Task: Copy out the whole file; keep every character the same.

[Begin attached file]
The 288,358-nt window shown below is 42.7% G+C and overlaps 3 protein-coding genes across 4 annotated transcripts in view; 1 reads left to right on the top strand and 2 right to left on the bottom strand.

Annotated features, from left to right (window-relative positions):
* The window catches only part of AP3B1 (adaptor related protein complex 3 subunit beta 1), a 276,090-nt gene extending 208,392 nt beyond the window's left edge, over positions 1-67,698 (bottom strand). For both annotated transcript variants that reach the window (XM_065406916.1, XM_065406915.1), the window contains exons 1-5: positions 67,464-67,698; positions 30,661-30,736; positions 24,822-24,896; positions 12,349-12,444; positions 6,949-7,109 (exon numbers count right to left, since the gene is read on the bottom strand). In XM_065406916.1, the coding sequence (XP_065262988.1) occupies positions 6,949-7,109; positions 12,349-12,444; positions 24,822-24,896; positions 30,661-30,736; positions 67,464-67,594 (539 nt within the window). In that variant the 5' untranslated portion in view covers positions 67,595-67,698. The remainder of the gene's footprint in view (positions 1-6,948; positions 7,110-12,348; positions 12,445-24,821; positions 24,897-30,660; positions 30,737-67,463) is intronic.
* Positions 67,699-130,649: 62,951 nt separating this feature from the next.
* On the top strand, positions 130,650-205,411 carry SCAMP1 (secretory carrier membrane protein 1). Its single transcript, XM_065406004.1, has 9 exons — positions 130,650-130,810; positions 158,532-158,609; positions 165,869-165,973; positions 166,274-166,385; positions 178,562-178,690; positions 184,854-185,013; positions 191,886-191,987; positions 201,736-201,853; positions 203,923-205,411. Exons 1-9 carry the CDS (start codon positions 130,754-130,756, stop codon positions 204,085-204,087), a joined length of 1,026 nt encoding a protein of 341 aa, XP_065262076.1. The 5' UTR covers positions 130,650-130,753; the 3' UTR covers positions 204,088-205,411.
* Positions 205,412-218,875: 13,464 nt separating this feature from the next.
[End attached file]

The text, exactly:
The 288,358-nt window shown below is 42.7% G+C and overlaps 3 protein-coding genes across 4 annotated transcripts in view; 1 reads left to right on the top strand and 2 right to left on the bottom strand.

Annotated features, from left to right (window-relative positions):
* The window catches only part of AP3B1 (adaptor related protein complex 3 subunit beta 1), a 276,090-nt gene extending 208,392 nt beyond the window's left edge, over positions 1-67,698 (bottom strand). For both annotated transcript variants that reach the window (XM_065406916.1, XM_065406915.1), the window contains exons 1-5: positions 67,464-67,698; positions 30,661-30,736; positions 24,822-24,896; positions 12,349-12,444; positions 6,949-7,109 (exon numbers count right to left, since the gene is read on the bottom strand). In XM_065406916.1, the coding sequence (XP_065262988.1) occupies positions 6,949-7,109; positions 12,349-12,444; positions 24,822-24,896; positions 30,661-30,736; positions 67,464-67,594 (539 nt within the window). In that variant the 5' untranslated portion in view covers positions 67,595-67,698. The remainder of the gene's footprint in view (positions 1-6,948; positions 7,110-12,348; positions 12,445-24,821; positions 24,897-30,660; positions 30,737-67,463) is intronic.
* Positions 67,699-130,649: 62,951 nt separating this feature from the next.
* On the top strand, positions 130,650-205,411 carry SCAMP1 (secretory carrier membrane protein 1). Its single transcript, XM_065406004.1, has 9 exons — positions 130,650-130,810; positions 158,532-158,609; positions 165,869-165,973; positions 166,274-166,385; positions 178,562-178,690; positions 184,854-185,013; positions 191,886-191,987; positions 201,736-201,853; positions 203,923-205,411. Exons 1-9 carry the CDS (start codon positions 130,754-130,756, stop codon positions 204,085-204,087), a joined length of 1,026 nt encoding a protein of 341 aa, XP_065262076.1. The 5' UTR covers positions 130,650-130,753; the 3' UTR covers positions 204,088-205,411.
* Positions 205,412-218,875: 13,464 nt separating this feature from the next.